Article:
In Florence, look at the following (in no particular order): Il Due Frattelini, , All'Antico Vinaio, Trattoria da Mario, da Sergio (Trattoria Sergio Gozzi), Casalinga, Nerbone @ Mercato Centrale, Cantinetta Verrazano, 'Ino, Zeb, Il Tranvai, Il Santo Bevitore, Osteria Vini e Vecchi Sapori, Trattoria Ruggero, Coquinarius. None of these will break the bank.

        In Rome: certainly not fine dining, but how can you beat 4 Euro for lunch at Pastificio or 13 Euro at L'Asino D'oro? Also I Porchettoni, Osteria Bonelli, the newly-opened Supplizio, Pizzarium (depending on your choice of toppings), Panificio Bonci, the Trionfale Market.

        I would highly recommend some research on Katie Parla's website, (look for budget dining in Rome), Elizabeth Minchilli's apps for both Florence and Rome, Rome Digest as good sources for ideas.

        This should get you started, at least.

        1. re: lisaonthecape

          May i very carefully suggest that i doubt 5 18-19 year old guys without families will go in search of good food? Of course i do not know him and do not want to offend anyone, but this comment is based on observing young tourist groups in rome - the priorities seem to be more about socializing with other young people over a beer or other drinks (at the hostel or campo dei fiori, for example) and eat panini, pizza and pasta whereever they happen to be and find something cheap.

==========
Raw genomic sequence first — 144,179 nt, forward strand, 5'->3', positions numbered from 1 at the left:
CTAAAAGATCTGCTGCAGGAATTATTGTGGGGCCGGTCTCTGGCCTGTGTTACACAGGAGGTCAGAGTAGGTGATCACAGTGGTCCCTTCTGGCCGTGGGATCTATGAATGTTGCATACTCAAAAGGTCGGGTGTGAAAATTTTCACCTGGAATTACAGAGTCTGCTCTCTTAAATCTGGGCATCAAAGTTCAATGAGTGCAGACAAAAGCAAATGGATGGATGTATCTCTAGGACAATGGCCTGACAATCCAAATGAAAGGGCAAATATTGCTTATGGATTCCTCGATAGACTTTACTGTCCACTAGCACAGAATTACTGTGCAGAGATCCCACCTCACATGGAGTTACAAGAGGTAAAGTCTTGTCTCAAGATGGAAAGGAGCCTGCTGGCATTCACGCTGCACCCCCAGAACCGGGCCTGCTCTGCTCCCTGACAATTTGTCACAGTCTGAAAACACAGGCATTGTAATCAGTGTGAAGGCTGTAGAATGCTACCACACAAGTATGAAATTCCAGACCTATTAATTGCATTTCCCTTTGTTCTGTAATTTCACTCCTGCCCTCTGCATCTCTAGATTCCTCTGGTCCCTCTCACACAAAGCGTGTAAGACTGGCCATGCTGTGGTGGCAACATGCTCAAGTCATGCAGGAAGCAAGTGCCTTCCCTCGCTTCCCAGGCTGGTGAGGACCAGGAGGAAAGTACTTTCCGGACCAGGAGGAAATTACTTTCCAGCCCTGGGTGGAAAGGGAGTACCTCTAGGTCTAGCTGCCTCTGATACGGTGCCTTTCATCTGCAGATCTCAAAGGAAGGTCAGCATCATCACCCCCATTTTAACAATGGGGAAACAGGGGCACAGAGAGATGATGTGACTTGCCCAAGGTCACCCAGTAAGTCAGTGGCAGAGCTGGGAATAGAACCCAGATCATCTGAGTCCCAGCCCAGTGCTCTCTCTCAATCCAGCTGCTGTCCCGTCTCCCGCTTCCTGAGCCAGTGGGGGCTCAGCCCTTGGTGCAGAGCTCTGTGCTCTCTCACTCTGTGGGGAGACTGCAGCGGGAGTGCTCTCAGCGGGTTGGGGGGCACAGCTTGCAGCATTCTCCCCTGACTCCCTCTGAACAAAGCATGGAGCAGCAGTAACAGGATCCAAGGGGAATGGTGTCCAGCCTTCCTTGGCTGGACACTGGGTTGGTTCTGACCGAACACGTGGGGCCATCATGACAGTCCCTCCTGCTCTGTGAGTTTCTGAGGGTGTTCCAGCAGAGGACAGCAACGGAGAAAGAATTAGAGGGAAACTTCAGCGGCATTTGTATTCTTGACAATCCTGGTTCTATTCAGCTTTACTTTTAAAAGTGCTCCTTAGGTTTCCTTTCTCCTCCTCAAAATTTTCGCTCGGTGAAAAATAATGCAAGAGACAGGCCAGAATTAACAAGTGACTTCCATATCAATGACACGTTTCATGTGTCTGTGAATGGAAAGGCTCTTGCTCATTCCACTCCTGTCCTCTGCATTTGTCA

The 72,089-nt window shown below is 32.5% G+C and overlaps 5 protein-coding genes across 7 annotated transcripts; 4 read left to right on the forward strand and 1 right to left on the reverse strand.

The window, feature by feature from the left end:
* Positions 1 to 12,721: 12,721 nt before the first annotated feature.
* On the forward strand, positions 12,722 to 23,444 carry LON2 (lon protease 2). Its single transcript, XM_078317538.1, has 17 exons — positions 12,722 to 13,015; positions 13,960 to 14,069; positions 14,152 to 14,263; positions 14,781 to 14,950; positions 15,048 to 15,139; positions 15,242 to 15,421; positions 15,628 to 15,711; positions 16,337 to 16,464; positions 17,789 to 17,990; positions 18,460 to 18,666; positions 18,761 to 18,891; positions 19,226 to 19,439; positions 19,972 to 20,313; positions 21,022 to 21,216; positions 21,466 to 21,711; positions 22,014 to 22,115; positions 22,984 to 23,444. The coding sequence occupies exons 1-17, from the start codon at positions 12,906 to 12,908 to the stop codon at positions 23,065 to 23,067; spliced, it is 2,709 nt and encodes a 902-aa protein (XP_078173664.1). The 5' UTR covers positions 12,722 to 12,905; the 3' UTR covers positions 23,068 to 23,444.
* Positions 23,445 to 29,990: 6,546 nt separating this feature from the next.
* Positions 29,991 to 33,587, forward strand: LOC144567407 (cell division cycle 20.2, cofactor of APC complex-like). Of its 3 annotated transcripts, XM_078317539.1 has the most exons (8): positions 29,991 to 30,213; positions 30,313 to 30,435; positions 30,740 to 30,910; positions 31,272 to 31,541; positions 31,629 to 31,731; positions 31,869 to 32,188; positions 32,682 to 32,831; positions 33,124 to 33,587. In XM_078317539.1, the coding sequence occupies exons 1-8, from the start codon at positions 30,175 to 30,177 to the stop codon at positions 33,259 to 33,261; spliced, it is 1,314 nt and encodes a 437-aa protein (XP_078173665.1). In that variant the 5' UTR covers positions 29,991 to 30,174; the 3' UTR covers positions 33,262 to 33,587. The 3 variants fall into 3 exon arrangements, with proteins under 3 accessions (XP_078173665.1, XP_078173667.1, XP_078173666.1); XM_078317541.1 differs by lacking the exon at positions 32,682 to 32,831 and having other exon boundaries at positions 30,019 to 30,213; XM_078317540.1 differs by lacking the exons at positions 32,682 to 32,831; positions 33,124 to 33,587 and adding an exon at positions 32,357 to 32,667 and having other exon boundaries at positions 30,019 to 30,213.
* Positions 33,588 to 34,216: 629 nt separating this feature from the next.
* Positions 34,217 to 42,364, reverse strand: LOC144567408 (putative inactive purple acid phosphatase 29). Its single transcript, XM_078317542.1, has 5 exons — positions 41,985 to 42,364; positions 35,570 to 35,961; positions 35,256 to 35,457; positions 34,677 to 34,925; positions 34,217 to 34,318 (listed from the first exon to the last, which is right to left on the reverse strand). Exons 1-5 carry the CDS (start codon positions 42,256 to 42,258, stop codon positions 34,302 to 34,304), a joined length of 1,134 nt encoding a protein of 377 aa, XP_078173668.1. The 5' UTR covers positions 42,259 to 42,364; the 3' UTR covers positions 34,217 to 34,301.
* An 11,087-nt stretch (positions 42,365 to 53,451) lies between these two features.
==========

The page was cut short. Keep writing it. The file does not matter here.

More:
That said I doubt the 13 euro lunch at l'asino d'oro will even count as an appetizer for an 18 yo guy - i find it just right for me, letting me work the afternoon without weighing me down. Supplizio is great but it is the most expensive street food around - the suppli are 3 euro each and other things are not cheaper. Pizzarium and panificio bonci, watching which toppings you get, are great choices. Porchettoni as well. Roscioli forno and forno campo dei fiori are cheap and good lunch pizza by the slice choices. Pinsere is great, too.